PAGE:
Mass Effect 3 is one of those games you know they’d either have to go big with or go home. It’s The Reaper invasion, and if the demo is any indication, the road to beating them is going to be rough, but a helluva lot of fun to play through. I wasn’t one of the people who bought Battlefield 3 so I don’t have early access to the multiplayer, so I’ll be tackling the demo in two parts, this time focusing on the single player. Most of the functionality seems to be there, and the shooting and cover systems have been fine-tuned to be just about perfect on the PC. One of the first things I checked out, though, were the RPG elements.
1. Role-playing – The first Mass Effect was an RPG first and a shooter second, Mass Effect 2 was a shooter with RPG elements, but I wanted to see where they’d taken Mass Effect 3. I mean, BioWare has said we’d get more of the first game, right? Wrong. While there are a lot more options for character customization in the demo, especially in the second part of it when you have some experience to play with, the options there are a far cry from all the options we had in the first game. I’m doing a replay of it and Mass Effect 2 just to have a fresh run of each in my mind when Mass Effect 3 does hit, and while I’ll admit the RPG options in leveling up are light years better than we had in Mass Effect 2, they’re still pretty simplified from the first game. This isn’t to say they’re bad, but it wasn’t quite what I was expecting.
2. PC Interface – The interface to level up and in the menus is a bit clunky as well on the PC. You go in and look at where you want to put your points when you level up, and you can’t just put them there, you then have to click into that stat and click the next icon in the chain. It’s a completely unnecessary step if you’ve played Mass Effect before because you pretty much know what each is going to do and the benefits. It does look pretty, but looking pretty and working quickly aren’t always the same thing. It at least works, which is a huge step over some other titles I’ve played recently.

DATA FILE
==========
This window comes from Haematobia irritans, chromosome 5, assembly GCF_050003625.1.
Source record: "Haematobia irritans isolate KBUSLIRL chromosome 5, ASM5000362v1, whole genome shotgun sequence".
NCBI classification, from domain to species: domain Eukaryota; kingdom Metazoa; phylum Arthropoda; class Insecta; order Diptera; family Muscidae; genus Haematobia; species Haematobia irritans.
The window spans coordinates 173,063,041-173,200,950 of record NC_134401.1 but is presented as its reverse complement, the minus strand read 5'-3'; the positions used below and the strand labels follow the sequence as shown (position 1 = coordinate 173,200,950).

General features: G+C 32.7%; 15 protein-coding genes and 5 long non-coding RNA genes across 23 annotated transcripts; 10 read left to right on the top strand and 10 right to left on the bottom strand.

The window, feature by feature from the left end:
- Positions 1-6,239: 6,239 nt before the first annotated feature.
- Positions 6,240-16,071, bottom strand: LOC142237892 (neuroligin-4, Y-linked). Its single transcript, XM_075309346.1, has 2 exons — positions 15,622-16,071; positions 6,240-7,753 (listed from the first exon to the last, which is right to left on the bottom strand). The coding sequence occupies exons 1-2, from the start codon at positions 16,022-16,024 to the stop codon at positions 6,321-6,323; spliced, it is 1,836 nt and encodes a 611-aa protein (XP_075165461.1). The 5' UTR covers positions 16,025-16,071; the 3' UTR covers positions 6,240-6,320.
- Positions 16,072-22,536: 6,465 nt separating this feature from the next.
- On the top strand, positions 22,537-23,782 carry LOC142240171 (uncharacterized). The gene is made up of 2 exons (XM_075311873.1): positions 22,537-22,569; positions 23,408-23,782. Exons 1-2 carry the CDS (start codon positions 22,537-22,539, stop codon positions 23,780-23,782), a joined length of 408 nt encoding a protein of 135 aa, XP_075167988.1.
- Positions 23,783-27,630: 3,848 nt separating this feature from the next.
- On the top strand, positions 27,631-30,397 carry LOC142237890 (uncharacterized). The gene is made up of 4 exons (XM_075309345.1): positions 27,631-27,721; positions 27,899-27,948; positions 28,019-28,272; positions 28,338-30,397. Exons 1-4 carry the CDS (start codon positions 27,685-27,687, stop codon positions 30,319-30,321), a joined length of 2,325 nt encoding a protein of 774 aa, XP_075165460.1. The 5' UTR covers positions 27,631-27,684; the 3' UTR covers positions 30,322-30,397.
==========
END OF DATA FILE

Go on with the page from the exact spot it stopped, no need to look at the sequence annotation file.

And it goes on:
3. Weapons Hot – The other thing that bugged me is they have no way to holster your weapon. I hate running around with my gun drawn all the time. It looks dumb. It looks even more ridiculous when you know you’re completely out of ammo and are going to be using melee attacks. Yes, let’s run around with an empty gun pointed at everyone when we’re just going to charge up to them and hit them with a giant glowing blade.
4. Omni-blade – One thing I really do like is the refined melee system. The Omni-blade attacks look great and add that extra oomph. Triggering the actual omni-blade attack was a bit tricky as they didn’t really explain how to set that off as opposed to the ginger little gun tap attack you do by just hitting the attack key instead of holding it. Each class seems to have a slightly different look to their blade, which I thought was very cool.
5. Weapons Not – The demo let me down in other ways though. For some reason they give you a base set of weapons that’s great for the soldier class in the second part of the demo. I’m playing an Infiltrator. I like the cloak and I like sniping people. It’s my thing. There wasn’t one sniper rifle in the weapons they give you. It’s an assault rifle, a heavy pistol, a machine pistol (yay two of them?), and a shotgun. So right away I’ve specced myself up for sniping to test that and I get in and there’s no sniper rifle. So checking out how well you can snipe in the game is out. I do like the reduced cool down on using the cloak and that coupled with someone who has been playing shooters forever can make you extremely deadly in this game. Even without the sniper rifle I was getting head shots like crazy, and now they don’t just crumple, but the head kind of goes away in a fine mist.